In October 2014 this item came into Grandma’s Attic. The vendors explained its use but, I’m a little thick sometimes. So, I went to the internet for more information. My first couple of finds didn’t help me much. They did produce pictures which I have included in this blog. I could not tell from the picture if the engineer or the station manager was handing something through the loop or putting the loop out for the engineer or station manager to grab. I finally came across an article where a guy was discussing the confusion of terms used for this item. They have had several names attached to them such as; wooden staff, token, broom handle shaped token, staff and/or tablet, each name changing because of what the station was called. Each location in the UK, Australia and other locations gave it a different name.
The railroad token or staff was used in block signaling which was for single lane railroads. They were handed off from the engineer to a person on the platform or vice versa depending on the conditions or use of the rails or the direction in which they headed.
Wikipedia defined this item as a token which is a physical object which a locomotive driver is required to have or see before entering onto a particular section of single track. The token is clearly endorsed with the name of the section it belongs to. A token system is used because there is a much greater risk of serious collision in the event of irregular working by signalmen or train crews on a single line than on double lines.
When you go online to find a token, staff, table, token pouch, token ring or whatever name you find for it you will see there are many different styles of them. Information is limited on this item. Have fun hunting for your favorite style of railroad token, staff or table, there is a lot out there to see!
I thought some of you might like to see a few sneak peek pictures of what Grandma's Attic is starting to look like this time of year....
But, just seeing the pictures and not actually stopping in for a visit would be like getting to see all the nicely wrapped presents under the tree and not actually opening them, SOOOO...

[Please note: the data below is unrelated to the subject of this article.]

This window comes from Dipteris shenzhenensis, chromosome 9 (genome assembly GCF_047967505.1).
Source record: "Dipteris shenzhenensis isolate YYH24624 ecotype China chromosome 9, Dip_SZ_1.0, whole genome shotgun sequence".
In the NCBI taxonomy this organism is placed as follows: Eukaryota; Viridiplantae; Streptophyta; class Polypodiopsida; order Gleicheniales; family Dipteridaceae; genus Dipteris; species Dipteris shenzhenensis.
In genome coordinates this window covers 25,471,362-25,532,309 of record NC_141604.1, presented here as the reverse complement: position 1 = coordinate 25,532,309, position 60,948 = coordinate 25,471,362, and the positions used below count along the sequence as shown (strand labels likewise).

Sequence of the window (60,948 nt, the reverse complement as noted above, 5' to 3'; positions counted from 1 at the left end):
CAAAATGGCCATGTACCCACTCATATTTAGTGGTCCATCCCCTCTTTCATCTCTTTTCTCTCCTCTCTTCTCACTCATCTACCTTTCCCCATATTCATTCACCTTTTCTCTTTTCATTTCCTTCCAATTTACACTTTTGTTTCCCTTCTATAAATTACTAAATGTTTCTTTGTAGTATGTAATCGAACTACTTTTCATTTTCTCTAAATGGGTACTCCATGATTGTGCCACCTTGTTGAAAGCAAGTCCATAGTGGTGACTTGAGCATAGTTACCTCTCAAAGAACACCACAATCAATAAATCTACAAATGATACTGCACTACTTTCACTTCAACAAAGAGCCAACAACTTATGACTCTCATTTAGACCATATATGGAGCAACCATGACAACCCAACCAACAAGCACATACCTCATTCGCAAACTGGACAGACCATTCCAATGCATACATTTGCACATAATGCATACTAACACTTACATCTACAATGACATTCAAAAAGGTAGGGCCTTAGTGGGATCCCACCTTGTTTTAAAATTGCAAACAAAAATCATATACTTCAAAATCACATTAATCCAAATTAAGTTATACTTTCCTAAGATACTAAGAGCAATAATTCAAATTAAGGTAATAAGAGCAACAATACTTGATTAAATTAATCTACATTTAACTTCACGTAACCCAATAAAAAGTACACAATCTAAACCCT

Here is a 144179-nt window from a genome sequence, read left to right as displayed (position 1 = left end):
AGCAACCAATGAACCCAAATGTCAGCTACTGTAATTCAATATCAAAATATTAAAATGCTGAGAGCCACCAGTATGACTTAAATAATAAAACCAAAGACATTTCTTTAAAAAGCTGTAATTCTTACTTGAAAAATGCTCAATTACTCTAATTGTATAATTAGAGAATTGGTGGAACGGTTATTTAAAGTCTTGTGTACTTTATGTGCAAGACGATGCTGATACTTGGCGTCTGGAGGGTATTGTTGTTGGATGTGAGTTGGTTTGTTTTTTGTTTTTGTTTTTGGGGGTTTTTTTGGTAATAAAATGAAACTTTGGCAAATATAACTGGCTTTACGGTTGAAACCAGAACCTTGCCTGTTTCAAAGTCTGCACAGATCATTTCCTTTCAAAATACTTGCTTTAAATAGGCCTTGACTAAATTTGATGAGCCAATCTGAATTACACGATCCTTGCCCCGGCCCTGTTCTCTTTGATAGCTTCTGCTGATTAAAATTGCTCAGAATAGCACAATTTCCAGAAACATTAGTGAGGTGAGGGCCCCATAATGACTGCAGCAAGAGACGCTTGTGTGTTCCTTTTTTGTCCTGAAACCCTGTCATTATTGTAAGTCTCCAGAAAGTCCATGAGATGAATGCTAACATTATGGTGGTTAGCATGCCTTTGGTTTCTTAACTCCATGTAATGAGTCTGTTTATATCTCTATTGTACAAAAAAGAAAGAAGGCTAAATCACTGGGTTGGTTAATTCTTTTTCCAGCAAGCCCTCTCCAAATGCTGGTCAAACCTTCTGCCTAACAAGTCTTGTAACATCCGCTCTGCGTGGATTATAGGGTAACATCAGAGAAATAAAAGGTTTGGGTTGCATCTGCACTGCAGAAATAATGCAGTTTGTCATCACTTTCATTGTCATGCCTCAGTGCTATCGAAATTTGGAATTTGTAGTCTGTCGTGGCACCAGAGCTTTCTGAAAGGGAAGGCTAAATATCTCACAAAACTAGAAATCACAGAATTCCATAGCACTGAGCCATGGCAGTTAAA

You better stop in and see us this Holiday season, you hear?!? :)
All right, now that we've gotten that out of the way.
Take a look at how we're "decking the halls" around here.
Just the other day, a thimble arrived at Grandma’s Attic. It has a small piece of extra metal attached to it, which made it a curiosity to us. The thimble also has the word “Vernon” on it. We started searching under gadget thimbles and came across the Lillian Vernon thimble. This explained the “Vernon” but now, how was it used?
It was described as a gilded brass thimble with a needle gripper or pusher horizontally on the band. Mathis refers to it as the 'Magic Thimble'. Some brass examples have © Vernon on the band. This is not the maker's name, rather the name of the retailer - Lilian Vernon - in New York. There are diamond patterns on the gripper.
I saw little information as to how the thimble was used and what made it special, so I went on the search for more information.
One of the ads I saw had the word “grippers” in it.
When I searched for thimbles with grippers I found this patented thimble's details appear in Greif - the patent was taken out in Germany by Walter Schultz, the Patent No. is 577590. "It is a thimble with a device to pull the needle. A small spring, double barred, rough on one side, about three millimeters wide, is attached to the side of the thimble. A needle is clamped lightly between the spring and thimble. This aids in withdrawing the needle from tough material".
It was patented [No. 562,730 of 23 June 1896] by Uriah A. Knauss of Pennsylvania, USA
A similar gripper was patented [no 193257], in the USA on 25 December 1962, by Henry Burbig [Burig] of New York.
A third version is made in Germany but marketed in the USA by the Heddy Corporation of New Jersey as the Heddy Handy Thimble.
There appears to be several different designs of the “gadget” or “gripper” thimbles.
After reading the “Heddy” Thimble instructions, and some help from my employee, I finally understood how the thimble was used.
Having learned to quilt with wool cloth and having patched a few pairs of jeans, I can see the genius of this item! “Tough” was the key word in the ad. You would insert the “eye end” of the needle into the “gripper” and that would give you the extra grip to pull the needle through the tough material. It’s pretty neat once you get the hang of it!
This is an example of a search on the internet producing a satisfactory find. It makes you feel as if you have achieved something. If your search is unfruitful it can be pretty frustrating. Here at GA, we have discovered that sometimes putting the item aside for a while and returning to your search on another day will help you to be more successful in your discovery.
-The GA Gang